Impact of Body Condition Change Post-Breeding on Reproductive Performance of Beef Cows
Whittier, William D.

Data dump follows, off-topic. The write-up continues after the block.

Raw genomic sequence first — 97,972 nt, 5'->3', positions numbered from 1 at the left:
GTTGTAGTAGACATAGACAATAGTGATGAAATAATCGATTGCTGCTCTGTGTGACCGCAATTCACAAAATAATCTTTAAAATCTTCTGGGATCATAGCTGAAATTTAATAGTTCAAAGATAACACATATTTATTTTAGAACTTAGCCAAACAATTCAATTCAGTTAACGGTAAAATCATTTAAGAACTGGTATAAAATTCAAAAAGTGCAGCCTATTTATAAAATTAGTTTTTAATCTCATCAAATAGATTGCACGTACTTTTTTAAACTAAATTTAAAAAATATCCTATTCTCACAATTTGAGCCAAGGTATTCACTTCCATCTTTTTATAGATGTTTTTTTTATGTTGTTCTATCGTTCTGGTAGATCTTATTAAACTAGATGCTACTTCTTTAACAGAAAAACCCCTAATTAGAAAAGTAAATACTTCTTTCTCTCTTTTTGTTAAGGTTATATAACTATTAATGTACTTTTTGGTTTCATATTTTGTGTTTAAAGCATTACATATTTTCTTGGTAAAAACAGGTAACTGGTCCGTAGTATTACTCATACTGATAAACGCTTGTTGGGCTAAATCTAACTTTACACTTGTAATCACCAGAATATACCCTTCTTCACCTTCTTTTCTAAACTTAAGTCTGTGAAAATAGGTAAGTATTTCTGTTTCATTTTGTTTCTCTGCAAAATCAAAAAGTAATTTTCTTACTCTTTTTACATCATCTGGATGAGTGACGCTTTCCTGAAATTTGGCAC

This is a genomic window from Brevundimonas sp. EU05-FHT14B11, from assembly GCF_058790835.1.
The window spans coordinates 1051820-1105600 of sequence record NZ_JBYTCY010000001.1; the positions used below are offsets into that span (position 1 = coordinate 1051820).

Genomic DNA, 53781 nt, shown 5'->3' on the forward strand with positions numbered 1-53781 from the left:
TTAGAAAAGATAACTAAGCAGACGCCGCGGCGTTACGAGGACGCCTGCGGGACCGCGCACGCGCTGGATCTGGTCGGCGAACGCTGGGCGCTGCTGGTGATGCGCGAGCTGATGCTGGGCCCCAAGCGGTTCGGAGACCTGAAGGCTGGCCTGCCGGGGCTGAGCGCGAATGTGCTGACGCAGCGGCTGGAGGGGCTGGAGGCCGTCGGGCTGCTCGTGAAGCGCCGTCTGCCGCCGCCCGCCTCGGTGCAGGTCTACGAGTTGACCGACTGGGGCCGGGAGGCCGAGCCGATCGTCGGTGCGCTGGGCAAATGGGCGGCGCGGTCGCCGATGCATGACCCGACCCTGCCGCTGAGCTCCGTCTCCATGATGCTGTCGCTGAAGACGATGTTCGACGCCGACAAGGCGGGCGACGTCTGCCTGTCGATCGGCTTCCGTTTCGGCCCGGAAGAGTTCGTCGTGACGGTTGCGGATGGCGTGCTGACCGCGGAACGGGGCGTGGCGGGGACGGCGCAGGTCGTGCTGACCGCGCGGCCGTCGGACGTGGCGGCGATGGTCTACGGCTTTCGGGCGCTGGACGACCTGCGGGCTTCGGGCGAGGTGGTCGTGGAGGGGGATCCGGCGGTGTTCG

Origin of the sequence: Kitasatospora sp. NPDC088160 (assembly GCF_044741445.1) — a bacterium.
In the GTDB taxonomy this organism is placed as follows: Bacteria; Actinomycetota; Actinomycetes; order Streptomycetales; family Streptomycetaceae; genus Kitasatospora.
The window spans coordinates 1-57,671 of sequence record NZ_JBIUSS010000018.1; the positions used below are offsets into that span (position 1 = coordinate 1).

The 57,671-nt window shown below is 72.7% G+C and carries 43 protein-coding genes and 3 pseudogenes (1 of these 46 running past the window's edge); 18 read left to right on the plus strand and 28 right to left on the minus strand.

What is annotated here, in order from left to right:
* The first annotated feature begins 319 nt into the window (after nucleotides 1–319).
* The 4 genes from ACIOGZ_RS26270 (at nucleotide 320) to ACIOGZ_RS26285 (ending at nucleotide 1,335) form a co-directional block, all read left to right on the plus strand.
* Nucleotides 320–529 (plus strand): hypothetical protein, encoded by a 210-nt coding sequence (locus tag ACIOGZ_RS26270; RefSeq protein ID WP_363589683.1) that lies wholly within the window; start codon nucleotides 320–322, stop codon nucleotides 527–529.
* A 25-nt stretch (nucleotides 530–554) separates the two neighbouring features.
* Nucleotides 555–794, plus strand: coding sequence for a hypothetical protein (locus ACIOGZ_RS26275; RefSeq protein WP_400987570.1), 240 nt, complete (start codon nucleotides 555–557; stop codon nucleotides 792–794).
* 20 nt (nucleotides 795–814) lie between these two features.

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Body condition score (BCS) is a commonly used tool for evaluating the nutritional status of beef cows. Good nutritional status of beef cows is one of the essential components for improved reproductive performance. The objective was to evaluate the impact of change in body condition during 2 months after breeding on the AI pregnancy success in beef cows. Angus cross beef cows (N = 2571) from 11 locations were included in this study. All cows were given a BCS (1-emaciated; 9-obese), by the same clinician in each location at the initiation of the synchronization (CO-Synch+CIDR) protocol and again at pregnancy diagnosis, 60 to 70 days later. Cows were fitted with Kamar heat detection patches at CIDR removal and observed three times daily for estrus expression until timed insemination. Cow’s Cows’ pregnancy status was determined by per-rectal palpation or using ultrasonography. Variables included in the model (PROC MIXED) were change in BCS (no change or gain vs. loss), cows expression of estrus at or prior to AI (activated, partially activated, or lost Kamar) or not (intact Kamar), age of the dam (2, 3 to 6 and >6 years), days post calving at initiation of synchronization (30 to 60, 61 to 80 and > 81 days) and appropriate 2-way interactions. Season (location) and AI sires were considered as random effects. The results showed AI pregnancy rate was influenced by change in the BCS [No change or gain: 55.3%; (1034/1870) vs loss: 50.1% (352/703); P<0.05] and cows that showed estrus at or prior to AI [estrus: 57.8% (825/1423) vs no estrus: 48.9% (560/1148); P<0.0001]. In conclusion, cows that lost body condition between breeding and pregnancy diagnosis had lower AI pregnancy rates compared to cows that maintained or gained body condition. It is essential to feed cows following breeding to maintain their BCS in order to optimize their conception rates.